Thursday, May 4

Outiboy weighs in

Outiboy left this comment in response to the dialogue inspired by my last post. I felt that it deserved to be quoted in full in a post of its own because it captures that blend of intelligence, humor, and sensitivity that makes Outiboy so damn special. Here it is with an occasional comment from me:

I can only second everything Dean has posited (and posted) on this issue; primarily because I feel comfortable saying that perhaps a good deal of the fabric of his well-stated position was crafted over several months, as a team effort with me.

[This is indeed true.]

What I wish to underscore emphatically is Dean’s last point to L, which is to carefully discern between parents’ discomfort with any gay-related issue and love between parent(s) and a gay child. I would also like to view the “discomfort” and “love” issues together with the premise of “meaningful dialogue toward common ground.”

Consider: we have a parent or parents that are uncomfortable with some aspect of their gay child’s life as a gay person, and/or the general concepts surrounding their child’s existence on the planet as a gay individual. The child in turn has some discomfort about their parent’s or parents’ discomfort. Discomfort all around. But, at the same time, there is the profession of love all around.

So, what does that profession of love really mean? Well, if it provides a foundation for putting respective discomforts aside enough so as to genuinely open doors to substantive dialogue toward finding common ground, mega kudos to that. Indeed, that sounds like love, or at very least mutual respect (arguably, a key component of love).

But what if there are profuse professions of love from parent(s) to child, but the buck stops there? That is to say, what if the word “love” is tossed around ubiquitously and with great emotion and fanfare, but yet no one wants to speak substantively about underlying issues of discomfort? What if real dialogue is off limits as “too uncomfortable” for the parent(s), or worse, deemed by them to be “unnecessary”?

What if, coupled with this, not only is there no movement to find common ground via dialogue and little if any willingness to do so on the parents’ part, but moreover an insistence by the parents that they can continue to support institutions, fully and unabashedly and without accountability, that clearly and undeniably undermine or, worse, intend harm in some fashion to GLBT people (e.g., the Catholic church, the president and his administration, much of the Republican agenda in general, etc.)—while at the same time claiming unwavering love for their child?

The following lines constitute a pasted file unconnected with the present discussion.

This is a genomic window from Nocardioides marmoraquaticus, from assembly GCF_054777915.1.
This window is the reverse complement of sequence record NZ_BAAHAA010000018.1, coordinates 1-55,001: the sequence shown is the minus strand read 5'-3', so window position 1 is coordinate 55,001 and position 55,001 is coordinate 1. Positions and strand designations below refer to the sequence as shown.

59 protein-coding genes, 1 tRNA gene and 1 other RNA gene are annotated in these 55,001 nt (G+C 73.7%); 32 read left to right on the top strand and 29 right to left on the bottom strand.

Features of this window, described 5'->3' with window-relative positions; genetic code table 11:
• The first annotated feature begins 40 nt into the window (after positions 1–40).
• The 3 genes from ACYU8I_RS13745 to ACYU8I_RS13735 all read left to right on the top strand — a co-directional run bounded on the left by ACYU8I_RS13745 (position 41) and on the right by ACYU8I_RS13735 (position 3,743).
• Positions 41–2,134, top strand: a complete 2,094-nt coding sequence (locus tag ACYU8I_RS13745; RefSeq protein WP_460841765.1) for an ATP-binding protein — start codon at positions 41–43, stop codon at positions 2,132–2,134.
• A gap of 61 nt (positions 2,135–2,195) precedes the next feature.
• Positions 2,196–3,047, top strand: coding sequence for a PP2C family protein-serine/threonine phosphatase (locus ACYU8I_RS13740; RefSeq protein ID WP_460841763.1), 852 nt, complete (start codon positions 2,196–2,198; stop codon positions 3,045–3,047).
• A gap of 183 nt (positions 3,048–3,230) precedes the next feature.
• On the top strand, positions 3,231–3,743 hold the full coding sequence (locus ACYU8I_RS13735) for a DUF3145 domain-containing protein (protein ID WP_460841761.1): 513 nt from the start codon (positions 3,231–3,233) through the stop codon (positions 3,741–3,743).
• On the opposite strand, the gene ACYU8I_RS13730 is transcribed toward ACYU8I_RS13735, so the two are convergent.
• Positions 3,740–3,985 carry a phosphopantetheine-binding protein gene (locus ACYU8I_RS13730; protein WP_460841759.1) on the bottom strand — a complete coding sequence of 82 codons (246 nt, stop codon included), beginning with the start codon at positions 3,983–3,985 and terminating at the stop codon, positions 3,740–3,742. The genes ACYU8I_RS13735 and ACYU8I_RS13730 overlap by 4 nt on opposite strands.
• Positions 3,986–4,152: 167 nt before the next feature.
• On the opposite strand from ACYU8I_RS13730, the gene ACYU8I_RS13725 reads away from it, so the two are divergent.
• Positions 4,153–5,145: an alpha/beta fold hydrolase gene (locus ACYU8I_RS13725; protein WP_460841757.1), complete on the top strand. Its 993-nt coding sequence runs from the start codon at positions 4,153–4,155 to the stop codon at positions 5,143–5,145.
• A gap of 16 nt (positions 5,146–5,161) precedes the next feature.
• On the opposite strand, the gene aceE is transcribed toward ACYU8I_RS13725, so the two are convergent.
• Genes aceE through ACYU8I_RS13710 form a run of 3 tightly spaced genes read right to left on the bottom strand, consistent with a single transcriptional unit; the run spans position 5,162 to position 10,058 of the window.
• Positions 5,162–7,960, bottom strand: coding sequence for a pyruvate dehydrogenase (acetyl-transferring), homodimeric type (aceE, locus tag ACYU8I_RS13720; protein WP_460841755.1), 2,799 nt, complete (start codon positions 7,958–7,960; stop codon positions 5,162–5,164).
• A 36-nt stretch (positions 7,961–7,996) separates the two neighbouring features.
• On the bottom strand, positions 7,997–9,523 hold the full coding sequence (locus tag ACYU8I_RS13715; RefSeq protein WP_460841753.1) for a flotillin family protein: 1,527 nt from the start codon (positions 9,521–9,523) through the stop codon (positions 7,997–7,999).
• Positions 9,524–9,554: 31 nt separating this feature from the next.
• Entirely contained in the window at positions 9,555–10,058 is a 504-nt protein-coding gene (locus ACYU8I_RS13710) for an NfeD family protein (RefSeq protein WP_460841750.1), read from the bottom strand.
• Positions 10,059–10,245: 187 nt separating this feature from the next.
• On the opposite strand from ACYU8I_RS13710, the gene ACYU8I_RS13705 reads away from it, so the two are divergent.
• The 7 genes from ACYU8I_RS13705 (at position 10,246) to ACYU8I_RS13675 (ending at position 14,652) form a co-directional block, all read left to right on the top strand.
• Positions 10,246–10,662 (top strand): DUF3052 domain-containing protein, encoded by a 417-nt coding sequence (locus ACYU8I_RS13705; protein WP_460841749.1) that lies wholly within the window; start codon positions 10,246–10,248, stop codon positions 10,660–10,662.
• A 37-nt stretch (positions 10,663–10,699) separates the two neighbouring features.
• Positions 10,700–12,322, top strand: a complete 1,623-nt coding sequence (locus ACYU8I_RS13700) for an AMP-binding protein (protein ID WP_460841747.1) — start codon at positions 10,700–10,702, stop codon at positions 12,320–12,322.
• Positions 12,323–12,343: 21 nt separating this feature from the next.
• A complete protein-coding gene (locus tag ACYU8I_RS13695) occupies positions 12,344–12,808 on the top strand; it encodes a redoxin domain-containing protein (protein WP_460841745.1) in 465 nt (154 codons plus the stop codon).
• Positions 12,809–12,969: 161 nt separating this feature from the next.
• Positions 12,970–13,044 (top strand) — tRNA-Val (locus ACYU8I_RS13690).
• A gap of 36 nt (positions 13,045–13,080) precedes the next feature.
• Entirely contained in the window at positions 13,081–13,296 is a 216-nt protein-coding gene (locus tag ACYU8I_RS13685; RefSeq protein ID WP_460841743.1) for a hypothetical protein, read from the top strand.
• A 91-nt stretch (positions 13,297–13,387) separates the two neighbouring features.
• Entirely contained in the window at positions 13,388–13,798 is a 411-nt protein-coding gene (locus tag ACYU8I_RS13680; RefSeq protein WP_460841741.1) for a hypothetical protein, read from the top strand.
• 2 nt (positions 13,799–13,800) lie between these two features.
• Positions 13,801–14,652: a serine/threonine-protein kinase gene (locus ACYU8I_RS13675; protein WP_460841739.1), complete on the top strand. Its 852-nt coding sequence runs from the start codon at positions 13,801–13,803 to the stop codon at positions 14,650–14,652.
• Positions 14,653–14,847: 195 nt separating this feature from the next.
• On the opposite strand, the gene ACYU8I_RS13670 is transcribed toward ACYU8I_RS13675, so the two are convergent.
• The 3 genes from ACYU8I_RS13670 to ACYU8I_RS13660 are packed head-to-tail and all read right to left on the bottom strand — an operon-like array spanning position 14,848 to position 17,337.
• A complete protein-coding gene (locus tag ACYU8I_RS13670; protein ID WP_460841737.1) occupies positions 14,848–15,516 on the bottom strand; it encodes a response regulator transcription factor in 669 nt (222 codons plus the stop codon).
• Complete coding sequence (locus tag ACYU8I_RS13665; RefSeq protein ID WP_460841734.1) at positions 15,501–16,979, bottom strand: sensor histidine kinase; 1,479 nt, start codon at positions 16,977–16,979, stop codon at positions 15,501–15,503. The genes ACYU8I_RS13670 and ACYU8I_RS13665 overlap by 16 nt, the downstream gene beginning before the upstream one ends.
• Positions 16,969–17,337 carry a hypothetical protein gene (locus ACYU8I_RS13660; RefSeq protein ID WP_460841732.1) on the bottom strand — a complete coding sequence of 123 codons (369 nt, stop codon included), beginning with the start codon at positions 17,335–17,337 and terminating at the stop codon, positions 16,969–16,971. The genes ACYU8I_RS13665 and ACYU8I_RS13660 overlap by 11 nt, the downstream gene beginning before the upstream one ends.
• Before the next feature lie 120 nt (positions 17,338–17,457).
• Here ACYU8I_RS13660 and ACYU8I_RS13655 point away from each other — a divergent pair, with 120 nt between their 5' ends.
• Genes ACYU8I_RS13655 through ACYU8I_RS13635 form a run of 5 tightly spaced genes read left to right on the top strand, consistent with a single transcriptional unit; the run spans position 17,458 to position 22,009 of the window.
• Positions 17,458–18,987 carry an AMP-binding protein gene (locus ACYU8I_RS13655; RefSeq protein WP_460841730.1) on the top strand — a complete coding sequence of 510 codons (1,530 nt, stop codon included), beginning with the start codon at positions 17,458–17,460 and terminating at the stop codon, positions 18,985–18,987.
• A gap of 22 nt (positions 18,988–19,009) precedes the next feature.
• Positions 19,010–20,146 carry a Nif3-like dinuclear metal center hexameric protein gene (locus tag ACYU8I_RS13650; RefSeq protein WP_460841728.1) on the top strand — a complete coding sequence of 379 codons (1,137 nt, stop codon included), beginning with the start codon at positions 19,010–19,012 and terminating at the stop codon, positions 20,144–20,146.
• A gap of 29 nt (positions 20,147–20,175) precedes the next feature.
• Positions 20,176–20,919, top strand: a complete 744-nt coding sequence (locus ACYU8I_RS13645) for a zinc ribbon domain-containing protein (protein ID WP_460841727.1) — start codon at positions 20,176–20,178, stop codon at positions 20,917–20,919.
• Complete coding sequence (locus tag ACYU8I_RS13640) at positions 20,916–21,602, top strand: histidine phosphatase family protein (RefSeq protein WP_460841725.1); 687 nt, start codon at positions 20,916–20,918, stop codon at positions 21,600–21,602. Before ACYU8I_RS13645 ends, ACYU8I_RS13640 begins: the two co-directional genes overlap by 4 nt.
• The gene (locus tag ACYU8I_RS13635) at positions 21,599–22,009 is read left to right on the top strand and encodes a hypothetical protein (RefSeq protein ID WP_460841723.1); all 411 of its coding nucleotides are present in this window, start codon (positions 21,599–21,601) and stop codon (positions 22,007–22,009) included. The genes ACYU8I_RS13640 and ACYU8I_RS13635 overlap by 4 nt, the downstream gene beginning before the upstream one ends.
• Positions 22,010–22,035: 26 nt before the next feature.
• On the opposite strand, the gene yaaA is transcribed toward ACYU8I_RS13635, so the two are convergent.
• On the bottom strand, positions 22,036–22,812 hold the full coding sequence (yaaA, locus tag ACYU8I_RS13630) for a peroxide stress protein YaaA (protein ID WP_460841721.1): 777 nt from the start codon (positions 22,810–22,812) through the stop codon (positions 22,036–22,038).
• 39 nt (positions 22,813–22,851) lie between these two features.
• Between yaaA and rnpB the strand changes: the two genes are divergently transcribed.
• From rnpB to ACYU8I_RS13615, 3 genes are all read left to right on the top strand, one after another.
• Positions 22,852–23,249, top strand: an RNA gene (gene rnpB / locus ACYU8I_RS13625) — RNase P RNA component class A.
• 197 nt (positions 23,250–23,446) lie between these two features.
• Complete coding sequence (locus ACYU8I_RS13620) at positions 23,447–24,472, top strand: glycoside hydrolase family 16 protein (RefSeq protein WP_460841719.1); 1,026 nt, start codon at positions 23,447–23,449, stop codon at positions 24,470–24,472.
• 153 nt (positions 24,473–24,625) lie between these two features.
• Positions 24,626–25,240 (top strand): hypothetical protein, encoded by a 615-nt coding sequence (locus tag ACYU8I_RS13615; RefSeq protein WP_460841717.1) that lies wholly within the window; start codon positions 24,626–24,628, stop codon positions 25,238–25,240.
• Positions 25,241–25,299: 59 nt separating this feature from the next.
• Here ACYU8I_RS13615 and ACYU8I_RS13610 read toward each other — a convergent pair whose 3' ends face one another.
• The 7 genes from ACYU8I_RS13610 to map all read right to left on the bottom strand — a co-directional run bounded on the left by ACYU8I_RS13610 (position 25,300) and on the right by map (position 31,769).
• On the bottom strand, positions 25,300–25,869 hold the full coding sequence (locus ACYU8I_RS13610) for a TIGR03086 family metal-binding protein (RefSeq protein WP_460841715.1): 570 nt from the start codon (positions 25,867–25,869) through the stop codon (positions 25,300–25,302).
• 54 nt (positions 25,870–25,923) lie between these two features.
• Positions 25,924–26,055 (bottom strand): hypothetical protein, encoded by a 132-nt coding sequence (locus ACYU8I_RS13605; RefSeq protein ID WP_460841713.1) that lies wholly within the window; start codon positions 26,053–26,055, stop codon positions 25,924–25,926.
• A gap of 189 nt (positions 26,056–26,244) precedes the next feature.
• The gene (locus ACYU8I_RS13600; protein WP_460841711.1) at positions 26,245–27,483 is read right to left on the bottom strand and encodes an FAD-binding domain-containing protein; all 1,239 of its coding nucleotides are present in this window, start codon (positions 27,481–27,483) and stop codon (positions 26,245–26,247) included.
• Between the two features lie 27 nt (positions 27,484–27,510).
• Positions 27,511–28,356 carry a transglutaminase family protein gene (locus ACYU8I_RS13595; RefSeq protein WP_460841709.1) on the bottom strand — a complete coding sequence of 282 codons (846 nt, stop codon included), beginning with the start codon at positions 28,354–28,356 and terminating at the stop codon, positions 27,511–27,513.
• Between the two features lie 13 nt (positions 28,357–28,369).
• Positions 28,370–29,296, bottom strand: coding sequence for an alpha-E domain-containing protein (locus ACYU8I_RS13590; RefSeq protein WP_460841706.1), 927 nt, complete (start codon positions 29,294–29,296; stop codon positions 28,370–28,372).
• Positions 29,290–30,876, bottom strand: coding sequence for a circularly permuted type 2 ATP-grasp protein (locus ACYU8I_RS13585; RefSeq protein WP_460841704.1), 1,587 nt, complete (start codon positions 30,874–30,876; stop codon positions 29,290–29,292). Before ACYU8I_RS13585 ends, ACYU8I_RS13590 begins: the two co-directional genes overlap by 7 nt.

Is it not reasonable, at this point, for the child to be a bit confused? Is it that unseemly for the child to dare question what, then, love means? What if the meaning of what constitutes the purported “love” is questioned, and the reply from the parent(s) is merely a hearty insistence on the truthfulness of the naked word itself, and nothing more?

OK, so I know I am a wingnut generally, but objectively speaking, I think this is a very confusing situation for the child—and, unfortunately, not uncommon. Humans have an uncanny capacity for unreconciled realities, and an even greater uncanny capacity to doggedly refuse to explore unreconciled states. “I love you, my dear GLBT child, but President Bush is the best president we’ve ever had, Scalia is an Italian-American hero, and, by the way, did you go to Mass this week?”

So, to sum up—I understand Dean’s statement when he intimates that perhaps it takes more courage than the average person can muster to question what parental or familial “love” really means. We instinctively want such love, from the day we’re born we’re programmed to crave it, and throughout our lives we often go to incredible efforts to maintain whatever we think we have of it. And, as a result, as long as many of us hear at least the naked word from a parent or parent, we are satisfied, and that is generally enough.

So, Mary got her word. Would that I were so easily satisfied.

[Bravo, Outiboy.]

6 Comments:

Anonymous L said...

Outiboy, your comments are insightful and brilliant, as is typically the case. For me (and putting politics aside), it isn't possible to conclude, one way or the other, to what extent Mary Cheney has explored meaningful dialogue with her parents on this issue.

7:10 PM  
Blogger Sandouri Dean Bey said...

to understand that, one would need to read her book.

8:39 PM  
Blogger Brad said...

Beautifully written, but it still boils down to Cheney is fucked up LOL.

12:10 AM  
Blogger The Persian said...

I would have to agree with Brad in any case, the man is definitely fucked up.

6:16 AM  
Blogger Brad said...

Likely my last post here. Good luck to you in life man!

(The reasons behind posted tomorrow)

4:04 AM  
Blogger Brad said...

Disregard my last. I am feeling much better today.

2:03 PM  

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